19 August 2022

For the next government, boosting trade is a moral and economic imperative

By Nathaniel Ogunniyi

In broad brush and bright colours, every new Prime Minister must set objectives for their time in office.

For post-Brexit Britain, the Department for International Trade(DIT) will play an increasingly important role in achieving those aims. The statistics around trade are striking: jobs linked to exports are 21% more productive and pay 7% more. The capital in particular has been a magnet for foreign direct investment that benefits the whole country. Between 2003-15, London attracted some £7.6bn in direct investment between 2003-2015, helping create around 40,000 jobs outside the city.

Whoever becomes the next International Trade Secretary will have big shoes to fill. Liz Truss, who served in the role from July 2019 to September 2021, ‘wheeled and dealed’ in exemplary fashion, signing deals with key Asian economies such as South Korea and Japan, and with African nations like Kenya. Her successor, Anne-Marie Trevelyan, has been a driving force behind the Green Trade agenda, and the Comprehensive and Progressive Agreement for Trans-Pacific Partnership (CPTPP) accession.

The next phase of British trade policy needs three key components: a renewed commitment to Free Trade Agreements, sustained efforts to join CPTPP, and a greater commitment to inward investment.

Bilateral deal are the bread-and-butter of the department’s work, easing the flow of goods, services and people in a way that benefits both parties. Crucially, they widen and deepen the markets for Britain’s high-quality exporters, which are so important to our prosperity, boosting wages and productivity, and providing the cash to fund imports. An FTA with India is currently on the blocks and if we could complete it before Diwali, it would send a powerful message about the new Government’s commitment to trade.

Much as we lionise exports, it’s worth pointing out that imports are good, too! As well as offering diverse supply, they mean lower prices and more choice for consumers. Adam Smith famously noted that Scotland could grow grapes and produce wine ‘by means of hot-walls and glass houses’ on the slopes of Ben Nevis, but it would cost them 30 times the price of importing it from France.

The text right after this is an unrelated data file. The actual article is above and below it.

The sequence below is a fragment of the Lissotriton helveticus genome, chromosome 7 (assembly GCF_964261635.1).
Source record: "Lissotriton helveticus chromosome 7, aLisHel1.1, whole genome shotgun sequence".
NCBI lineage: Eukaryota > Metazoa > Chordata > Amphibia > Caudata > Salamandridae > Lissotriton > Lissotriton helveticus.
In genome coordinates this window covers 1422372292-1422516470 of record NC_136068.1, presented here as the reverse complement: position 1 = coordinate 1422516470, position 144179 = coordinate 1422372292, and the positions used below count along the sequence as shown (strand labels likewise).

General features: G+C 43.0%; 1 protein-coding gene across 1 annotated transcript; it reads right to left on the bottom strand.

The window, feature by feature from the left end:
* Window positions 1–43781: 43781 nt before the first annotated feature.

Along with bilateral deals, getting Britain signed up to the CPTPP should be a key priority. The benefits are obvious: this is a pact between 11 of the world’s fastest-growing economies. CPTPP members account for 13% of global GDP and 15% of global trade. If that wasn’t enough, CPTPP contains provisions on both goods and services, covering modern areas such as digital trade, too. 

Although the UK already has deals with some CPTPP members, joining the bloc is still a goal worth pursuing. CPTPP’s provisions are deeper than existing UK ones – meaning we can cooperate more closely with our partners in the Indo-Pacific. These nations are the growth engine of the world. Around half of the world’s 2.3bn middle-class consumers are expected to be in the Indo-Pacific region by 2030, and CPTPP offers an unparalleled opportunity to access their growing market.

CPTPP also offers developing countries a route to trade their way out of poverty. According to the World Bank, trade has helped increase the number and quality of jobs in developing countries, stimulated economic growth, and driven productivity increases. Britain, as one of the largest economies in the world, has a role to play in alleviating poverty globally – and joining CPTPP can help.

Inward investment is the last piece of the UK’s trade puzzle. Lord Grimstone, the former Minister for Investment, was an outstanding champion for Britain. From hosting the Global Investment Summit, to establishing the new Office for Investment, he flew the flag for British industry well. DIT will need someone of his calibre and experience to follow in his footsteps.

It’s hard to overstate the importance of inward investment to the economy, especially at a time when real wages are suffering and bills rising. According to DIT’s Inward Investment Report, inward investment created or safeguarded almost 74,000 jobs last year. These jobs are spread across the country, too. For the Conservative Party to sustain its current electoral coalition, it must deliver real growth for communities in the North, and quickly.

Crucially, a levelled up economy doesn’t have to mean endless public spending. Inward Investment, especially encouraged by free ports and other market incentives, can inject growth into stale areas, raising living standards, and tackling our decades-long productivity problem.

Inward investment will also help grow our economy – the big challenge underlying so many other issues facing our new Government. In 2023, GDP growth is forecast to be 0.0%, according to the OECD, and the IMF figures are not much better, projecting the lowest annual growth rate in the G7.

There’s no such thing as a silver bullet, but higher GDP growth is as close as you get. A growing economy leads to growing wages, and gives the Government more to spend, without raising taxes.

All of this goes to show that international trade is not an optional extra. Trade is core to growing our economy, levelling up our country, and playing our part on the global stage. The next Trade Secretary must seize this two-for-one with both hands. After all, you never know where a successful stint at DIT can take you…

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Nathaniel Ogunniyi is a public affairs consultant at FTI, specialising in Trade and Financial Services.

Columns are the author's own opinion and do not necessarily reflect the views of CapX.